Category Archives: Industry

What Good is a Dirt-Cheap Pistol?

Here’s an interesting appreciation of the Jimenez J.A. NINE 9mm pistol, an el cheapo blowback 9 x 19 pistol, as sold to those self-defenders who can’t spend $200 after tax on a pistol, and as disparaged by all right-thinking pistoleros.

The Jimenez has an interesting corporate history and uses some purpose-selected manufacturing technology. The die-cast Zamak parts (the cheap pot metal used in cast toys, like Matchbox cars) are cast to near-net shape, and that keeps costs down. The simplicity of the pistol does, also. (It also means the heavy slide and stiff spring are hard for some percentage of humans to manipulate). Everywhere you look in the design, you see that simplicity and low cost were the design objectives. Aesthetics and durabilty and, really, everything else, took a back seat. For instance, look at the magazine floorplate with its clever little bend.

It’s not a Glock, but you can’t buy a Glock for the price of this. Not a used Glock. Not for the price of two Jimenezes (Jimeni?), actually. (Ugh. Vision of dual-wielded Jimenez pistols whilst leaping through the air in a Hollywood blockbuster). But it works with cheap ball ammo (which is what it will almost certainly be loaded with, the cheapest 9mm in the store), and it hits a price point that poor people can meet.

Yes, they can get better used guns for that money, if they shop around and know what the hell they’re doing. But who knows what he’s doing, when he buys his first gun, if he didn’t grow up in it? For most of the people who buy these, it’s a rational buy.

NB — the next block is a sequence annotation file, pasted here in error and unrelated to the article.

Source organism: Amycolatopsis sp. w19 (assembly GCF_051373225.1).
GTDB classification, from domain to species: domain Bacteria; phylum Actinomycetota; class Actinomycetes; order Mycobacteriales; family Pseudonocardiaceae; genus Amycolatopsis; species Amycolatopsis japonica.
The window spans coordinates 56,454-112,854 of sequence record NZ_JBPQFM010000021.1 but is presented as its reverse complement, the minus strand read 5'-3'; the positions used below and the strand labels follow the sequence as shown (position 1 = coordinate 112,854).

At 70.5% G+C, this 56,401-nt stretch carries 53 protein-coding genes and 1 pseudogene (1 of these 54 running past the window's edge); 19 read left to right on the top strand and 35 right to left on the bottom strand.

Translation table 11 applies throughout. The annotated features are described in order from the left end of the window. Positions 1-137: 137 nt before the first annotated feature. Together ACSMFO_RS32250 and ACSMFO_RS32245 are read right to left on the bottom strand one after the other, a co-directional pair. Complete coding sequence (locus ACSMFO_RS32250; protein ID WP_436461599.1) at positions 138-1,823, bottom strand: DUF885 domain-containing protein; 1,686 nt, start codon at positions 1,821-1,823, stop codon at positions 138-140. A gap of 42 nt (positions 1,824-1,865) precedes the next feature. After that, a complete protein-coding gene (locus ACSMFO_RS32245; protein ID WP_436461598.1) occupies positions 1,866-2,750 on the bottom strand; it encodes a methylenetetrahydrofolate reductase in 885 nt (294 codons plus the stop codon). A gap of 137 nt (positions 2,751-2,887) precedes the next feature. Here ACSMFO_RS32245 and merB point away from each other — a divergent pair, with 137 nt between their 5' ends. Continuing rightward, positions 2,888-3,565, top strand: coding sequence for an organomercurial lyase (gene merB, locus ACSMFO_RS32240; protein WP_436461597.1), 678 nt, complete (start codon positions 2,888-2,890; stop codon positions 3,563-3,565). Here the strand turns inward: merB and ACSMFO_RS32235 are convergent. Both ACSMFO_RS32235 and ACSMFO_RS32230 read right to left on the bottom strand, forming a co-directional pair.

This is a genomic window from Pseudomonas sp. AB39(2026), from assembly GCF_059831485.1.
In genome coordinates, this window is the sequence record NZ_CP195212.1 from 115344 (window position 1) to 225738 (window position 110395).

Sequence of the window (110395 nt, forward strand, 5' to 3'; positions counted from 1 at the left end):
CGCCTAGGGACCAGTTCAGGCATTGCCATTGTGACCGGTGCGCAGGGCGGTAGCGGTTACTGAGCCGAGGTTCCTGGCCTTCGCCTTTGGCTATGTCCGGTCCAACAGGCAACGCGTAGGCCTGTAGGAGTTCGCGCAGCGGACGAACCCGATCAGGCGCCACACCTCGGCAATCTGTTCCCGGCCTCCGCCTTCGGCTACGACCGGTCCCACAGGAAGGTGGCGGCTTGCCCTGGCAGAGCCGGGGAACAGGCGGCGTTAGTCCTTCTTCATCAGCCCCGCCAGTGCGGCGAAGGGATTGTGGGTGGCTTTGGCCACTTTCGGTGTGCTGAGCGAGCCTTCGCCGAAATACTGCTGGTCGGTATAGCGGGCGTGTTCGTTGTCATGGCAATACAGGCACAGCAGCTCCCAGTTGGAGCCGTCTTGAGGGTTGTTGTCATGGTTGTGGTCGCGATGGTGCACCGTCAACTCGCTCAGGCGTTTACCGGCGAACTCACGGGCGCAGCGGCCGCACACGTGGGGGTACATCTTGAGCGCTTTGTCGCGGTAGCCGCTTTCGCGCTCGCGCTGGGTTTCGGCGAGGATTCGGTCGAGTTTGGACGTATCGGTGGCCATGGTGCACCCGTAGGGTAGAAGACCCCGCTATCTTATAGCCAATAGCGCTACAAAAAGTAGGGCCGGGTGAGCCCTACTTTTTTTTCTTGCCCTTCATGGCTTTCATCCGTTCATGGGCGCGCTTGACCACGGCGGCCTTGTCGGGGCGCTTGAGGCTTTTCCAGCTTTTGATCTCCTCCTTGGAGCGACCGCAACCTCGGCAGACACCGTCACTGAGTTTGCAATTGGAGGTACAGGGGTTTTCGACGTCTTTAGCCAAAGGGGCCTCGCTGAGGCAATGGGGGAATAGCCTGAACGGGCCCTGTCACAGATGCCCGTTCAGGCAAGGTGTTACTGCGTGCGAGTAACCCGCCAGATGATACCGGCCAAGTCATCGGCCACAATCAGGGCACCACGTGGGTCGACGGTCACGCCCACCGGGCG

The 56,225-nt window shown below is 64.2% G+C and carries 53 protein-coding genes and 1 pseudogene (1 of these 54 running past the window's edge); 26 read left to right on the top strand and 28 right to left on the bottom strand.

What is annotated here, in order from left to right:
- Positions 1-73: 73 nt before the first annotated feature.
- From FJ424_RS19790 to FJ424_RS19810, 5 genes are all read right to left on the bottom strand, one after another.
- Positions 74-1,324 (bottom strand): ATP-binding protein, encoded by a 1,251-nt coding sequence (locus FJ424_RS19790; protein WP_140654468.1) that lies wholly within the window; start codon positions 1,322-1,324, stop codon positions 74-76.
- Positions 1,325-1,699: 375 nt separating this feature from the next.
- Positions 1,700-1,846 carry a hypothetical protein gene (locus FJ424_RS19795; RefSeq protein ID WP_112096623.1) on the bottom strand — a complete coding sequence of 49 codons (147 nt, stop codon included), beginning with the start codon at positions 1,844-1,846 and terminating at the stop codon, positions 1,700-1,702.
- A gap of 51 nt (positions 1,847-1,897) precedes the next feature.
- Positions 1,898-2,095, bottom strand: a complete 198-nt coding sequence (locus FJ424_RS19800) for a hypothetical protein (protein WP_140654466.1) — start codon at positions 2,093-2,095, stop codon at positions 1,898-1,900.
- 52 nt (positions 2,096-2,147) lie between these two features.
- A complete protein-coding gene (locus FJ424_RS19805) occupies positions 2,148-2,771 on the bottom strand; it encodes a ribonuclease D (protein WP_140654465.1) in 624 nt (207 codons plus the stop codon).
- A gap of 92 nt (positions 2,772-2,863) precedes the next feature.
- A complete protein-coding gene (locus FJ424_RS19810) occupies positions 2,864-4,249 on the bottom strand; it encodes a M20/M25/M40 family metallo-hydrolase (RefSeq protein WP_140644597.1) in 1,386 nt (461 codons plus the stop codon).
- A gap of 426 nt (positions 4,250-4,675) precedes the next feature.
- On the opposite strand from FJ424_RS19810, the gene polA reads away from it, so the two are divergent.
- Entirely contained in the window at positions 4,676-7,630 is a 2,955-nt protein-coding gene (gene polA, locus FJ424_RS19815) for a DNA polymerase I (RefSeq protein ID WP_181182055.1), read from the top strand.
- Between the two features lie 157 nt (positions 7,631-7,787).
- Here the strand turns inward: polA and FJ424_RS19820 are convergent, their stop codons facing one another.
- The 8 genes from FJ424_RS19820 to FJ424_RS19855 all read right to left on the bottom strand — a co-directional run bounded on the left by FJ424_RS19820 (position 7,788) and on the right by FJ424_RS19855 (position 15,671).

Now, two kinds of people tend to tut-tut at the Jimenez and its Jennings and Bryco ancestors. Those are gun snobs like us, and anti-gunners. We tend to dismiss the pistol as cheap junk, and the anti-gunners have named guns like this Saturday Night Specials. And it’s true: every Monday morning, there’s probably a couple of Jimenezes or their antecedents in the evidence lockers of Chicago. But many thousands of these are made — almost a quarter million in the last five years, according to official ATF production reports.

Year Report Link Production










 five-year total of Jimenez production: 229680

This sounds like a lot of guns, but in the grand scheme of things, it isn’t. It’s half a year’s SIG domestic handgun production, for instance, but spread over five years. Still, it’s obvious that for all that the gun-ban groups like to call them Saturday Night Specials, and even our fellow gun culture members dismiss them as, for example, “evidence-locker stuffers,” most of these guns must not be used in crime… instead, they’re the home-defense gun of choice for the home defender who doesn’t have any of the good choices that most of us take for granted.

The history of Jimenez is interesting. It is the descendant of several companies that made small, cheap pistols in California and Nevada. The ur-founder was George Jennings, whose original product was the Raven .25,  and his son Bruce and son-in-law Jim Davis founded various similar companies making similar firearms. Their names include Raven, Jennings, Bryco, Lorcin, and some others. Jennings and Bryco were sued into nonexistence in the California courts after one clueless idjit shot another clueless idjit with one. (He didn’t know that if you take out the mag the gun still has a round in the chamber, and he pointed it at his friend and pulled the trigger. Moral of story: choose better friends. But a California jury thought that was proof that the gun was unsafe. Moral of story: choose better states).